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Skip to 0 minutes and 12 secondsCHIARA MURGIA: Instructions to build and maintain an organism, including a human being, are contained in its DNA. DNA's an amazing molecule. It contains all the information to achieve these complex tasks. And because it's able to replicate itself, it's able to transfer the information across the generation. DNA is a long repetition of these four basic components. We call them nucleotides. The sequence order of nucleotides contain itself, the genetic information. A gene is a portion of DNA and corresponds to a unit of inheritance. Each gene carries the information to assemble a specific protein. So a gene has the information to assemble specific, one or more proteins. But the other way around is not true.

Skip to 1 minute and 4 secondsSo you can go back and get the information of DNA sequence from a protein. Scientists call this the central dogma. We call genome an organism's complete genetic information, contained in its DNA. Each cell of an organism has an identical, complete molecule of DNA containing all the information to be build that one organism. Scientists were able to identify all the human genes. There are about 20,000, much less than we thought. And we also call it the most oldest sequence. It doesn't actually contain genes. And we still cannot make sense of the role of all these non-coding DNA. And understanding the role of what we call the dark side of the human genome. It's probably the next big challenge.

Skip to 1 minute and 58 secondsWe understand now that partially the roll of these are non-coding DNA is to regulates gene activity. But there's still a lot we are learning.

What are genes and why are they important for health?

Watch Chiara provide an overview of genes and their function.

Describing genes

Genes are units of inheritance and are responsible for carrying genetic information from one generation to another. This means you inherit your genes from both your mother and father (and they inherit it from their mother and father and so forth), and the information stored in your genes is what makes you – you.

Genes are sections of DNA, and one whole copy of DNA includes all the genes to make instructions for you. DNA provides the instructions to turn a one-cell embryo into a 100 trillion – cell (yes that is how many cells are in your body) adult. These instructions include how the body deals with and responds to pathogens, specific foods, pollutants and other elements of your environment.

Genes mostly hold instructions to make proteins in the body. This is important for health as proteins and enzymes are involved in many body processes. If individuals either lack the genes or have faulty genes coding, instructions for certain proteins or enzymes then this may have detrimental effects for health.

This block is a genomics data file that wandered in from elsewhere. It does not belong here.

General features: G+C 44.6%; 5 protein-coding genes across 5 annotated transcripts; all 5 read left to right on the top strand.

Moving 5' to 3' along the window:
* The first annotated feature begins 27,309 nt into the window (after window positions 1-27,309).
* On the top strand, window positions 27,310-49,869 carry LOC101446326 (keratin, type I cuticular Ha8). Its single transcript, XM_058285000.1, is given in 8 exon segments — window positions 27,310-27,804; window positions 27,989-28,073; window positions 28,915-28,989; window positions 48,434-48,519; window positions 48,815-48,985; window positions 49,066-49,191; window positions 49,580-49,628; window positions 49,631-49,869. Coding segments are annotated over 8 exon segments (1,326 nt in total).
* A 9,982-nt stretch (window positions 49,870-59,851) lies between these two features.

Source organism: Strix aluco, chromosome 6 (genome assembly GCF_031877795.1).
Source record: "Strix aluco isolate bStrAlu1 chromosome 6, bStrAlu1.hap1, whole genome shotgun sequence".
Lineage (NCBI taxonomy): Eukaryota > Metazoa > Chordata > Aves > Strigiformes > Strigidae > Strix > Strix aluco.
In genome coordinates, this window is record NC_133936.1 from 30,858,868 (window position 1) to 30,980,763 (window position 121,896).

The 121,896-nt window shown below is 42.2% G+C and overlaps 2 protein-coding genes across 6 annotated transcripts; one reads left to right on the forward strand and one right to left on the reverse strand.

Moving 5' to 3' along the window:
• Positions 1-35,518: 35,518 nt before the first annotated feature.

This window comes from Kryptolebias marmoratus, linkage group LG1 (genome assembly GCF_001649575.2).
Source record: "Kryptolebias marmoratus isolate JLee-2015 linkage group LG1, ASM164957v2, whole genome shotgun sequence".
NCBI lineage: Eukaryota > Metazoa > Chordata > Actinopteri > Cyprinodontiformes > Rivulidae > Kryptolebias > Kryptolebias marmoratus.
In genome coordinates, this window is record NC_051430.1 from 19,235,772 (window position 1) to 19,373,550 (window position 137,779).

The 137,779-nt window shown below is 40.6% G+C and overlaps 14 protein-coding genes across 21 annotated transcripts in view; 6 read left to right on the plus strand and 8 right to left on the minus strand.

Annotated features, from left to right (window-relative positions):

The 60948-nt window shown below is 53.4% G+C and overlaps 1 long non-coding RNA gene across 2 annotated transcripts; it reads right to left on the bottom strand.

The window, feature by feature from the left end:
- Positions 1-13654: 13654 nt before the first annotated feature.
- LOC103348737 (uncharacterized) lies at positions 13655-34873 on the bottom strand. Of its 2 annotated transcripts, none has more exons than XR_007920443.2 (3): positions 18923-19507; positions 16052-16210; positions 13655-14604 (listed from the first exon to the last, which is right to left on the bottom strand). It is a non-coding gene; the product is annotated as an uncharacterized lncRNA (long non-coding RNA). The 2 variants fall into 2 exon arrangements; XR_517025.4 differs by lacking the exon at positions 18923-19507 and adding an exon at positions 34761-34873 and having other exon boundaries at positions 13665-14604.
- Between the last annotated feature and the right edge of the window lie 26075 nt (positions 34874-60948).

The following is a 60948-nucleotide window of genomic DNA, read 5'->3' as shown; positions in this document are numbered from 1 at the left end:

99.9% of all our genetic material is identical in humans, which is what identifies us as a species. The 0.1% of our genetic material is different from person to person is what makes each person unique (causing differences in things like our metabolic rate, hair and eye colour, height and also our nutrition needs).

These differences between people are called gene variations or polymorphisms.

Gene variations are important to consider when thinking about health. Some gene variations may cause rare diseases (and are often referred to as mutations), while others are more common (and are just described as polymorphisms).

Gene mutations and polymorphisms may interact with other genes and with factors in our environment (including diet, smoking, physical activity etc), to play a role in the development of complex disease such as Type 2 diabetes, asthma, cardiovascular disease.

Find out more

In the See also section of this step, you can access a link to a guide produced by the National Human Genome Research Institute article that provides an overview of the human genome.


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This video is from the free online course:

Food as Medicine

Monash University

Get a taste of this course

Find out what this course is like by previewing some of the course steps before you join:

  • Food as medicine in history
    Food as medicine in history
    video

    Watch Janeane provide an overview of how food was used as medicine in the past, and the role food science played in health.

  • Welcome to Week 3
    Welcome to Week 3
    video

    Watch Helen introduce the range of topics that you’ll learn about in this week of the course.

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